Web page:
The author: Peter Klepeis is Associate Professor of Geography at Colgate University, N.Y., U.S.


Klepeis P, Scull P, LaLonde T, Svajlenka N and Gill N 2013 Changing forest recovery dynamics in the northeastern United States Area DOI: 10.1111/area.12016


Mather A S and Needle C L 1998 The forest transition: a theoretical basis Area 30 117-24


Grainger A 1995 The forest transition: an alternative approach Area 27 242-51


Mather A S 1992 The forest transition Area 24 367-79


Sterba J 2012 America gone wild Wall Street Journal 2 November


Food and Agriculture Organization of the United Nations 2012 State of the world’s forests FAO, Rome

Can’t See the Forest for the Trees: Deforestation and the Challenges Facing Conservationists

Jen Dickie

Illegally felled rosewood log in Marojejy National Park, Madagascar.  The original author does not wish to be named for safety reasons.  This file is licensed under the Creative Commons Attribution-Share Alike 3.0 Unported licenseAt the end of November, the Environmental Investigation Agency (EIA), a British NGO, published a damning report on China’s involvement in the illegally logged timber trade.  China’s rapid economic growth has seen the demand for timber and wood products for both domestic consumption and re-export increase substantially, earning its crown as the world’s biggest importer, consumer and exporter of timber and wood products.  Laurence Caramel and Harold Thibault in The Guardian Weekly summarise some of the key findings of the report highlighting that public enterprises, which are often controlled by provincial governments, play a significant role in this lucrative trade.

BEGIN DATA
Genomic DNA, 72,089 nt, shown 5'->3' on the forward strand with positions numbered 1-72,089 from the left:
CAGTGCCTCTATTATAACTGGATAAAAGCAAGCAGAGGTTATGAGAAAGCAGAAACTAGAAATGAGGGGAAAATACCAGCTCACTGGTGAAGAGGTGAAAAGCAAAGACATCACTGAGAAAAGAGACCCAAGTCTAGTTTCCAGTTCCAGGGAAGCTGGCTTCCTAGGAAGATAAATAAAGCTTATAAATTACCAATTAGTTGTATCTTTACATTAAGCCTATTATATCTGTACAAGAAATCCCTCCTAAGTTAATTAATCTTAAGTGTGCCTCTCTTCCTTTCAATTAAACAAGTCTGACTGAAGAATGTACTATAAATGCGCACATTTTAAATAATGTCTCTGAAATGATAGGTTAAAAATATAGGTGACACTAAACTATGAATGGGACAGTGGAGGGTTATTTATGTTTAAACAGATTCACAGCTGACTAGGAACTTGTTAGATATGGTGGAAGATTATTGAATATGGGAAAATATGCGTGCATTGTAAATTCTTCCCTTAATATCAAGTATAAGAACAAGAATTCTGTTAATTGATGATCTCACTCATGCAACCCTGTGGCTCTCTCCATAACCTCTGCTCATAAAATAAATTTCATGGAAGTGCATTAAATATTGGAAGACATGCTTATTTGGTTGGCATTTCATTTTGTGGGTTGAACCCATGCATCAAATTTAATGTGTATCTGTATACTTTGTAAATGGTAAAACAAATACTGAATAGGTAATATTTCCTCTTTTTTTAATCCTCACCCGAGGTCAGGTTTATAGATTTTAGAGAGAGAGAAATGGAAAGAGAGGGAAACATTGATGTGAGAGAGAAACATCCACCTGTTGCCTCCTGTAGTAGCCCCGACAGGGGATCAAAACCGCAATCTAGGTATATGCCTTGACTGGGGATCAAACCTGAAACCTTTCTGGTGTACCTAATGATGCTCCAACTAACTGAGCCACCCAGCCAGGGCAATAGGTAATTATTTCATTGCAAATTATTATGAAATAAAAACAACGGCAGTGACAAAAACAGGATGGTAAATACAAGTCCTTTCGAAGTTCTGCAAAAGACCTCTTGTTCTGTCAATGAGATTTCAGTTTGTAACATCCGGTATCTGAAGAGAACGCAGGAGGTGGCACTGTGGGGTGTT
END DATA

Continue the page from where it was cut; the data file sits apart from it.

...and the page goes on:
Despite accusations of being “the largest importer of stolen wood”, China ironically has enforced strong measures to protect and grow its own forests, including a logging ban across 41.8 million hectares of natural forests and initiating a reforestation programme.  Whilst the EIA acknowledge the Chinese Government’s forest conservation efforts, they argue that the gap between supply and demand has led to China “exporting deforestation to a host of countries around the world”.

On Monday, a report from Simon Speakman Cordall in The Guardian outlined the extent to which the Vietnamese forests, and the people who live there, are at risk from illegal loggers and poachers.  Blaming economic and social problems such as unemployment and alcoholism on an increase of attacks on forest guards, Cordall explains how the Carbon and Diversity (Carbi) project, an alliance of the Vietnamese government, WWF and the German Development Bank, aims to facilitate a sustainable future for the people and the wildlife of the area whilst also  acknowledging the conflict between the importance of conservation and the welfare of the people whose survival and livelihoods depend on forest access.

The complex nature of forest politics is demonstrated by Ivan Scales in his article for The Geographical Journal.  Scales explores the relationships among environmental narratives, identity politics and the management of forest resources in Madagascar, a country that has received global attention for being one of the most biologically diverse places in the world but one that has also had its hardwood forests pillaged.  He argues that more attention should be paid to local views and beliefs of the forest, particularly those associated with local practices of forest clearance, and that these should be incorporated into existing and future conservation policies.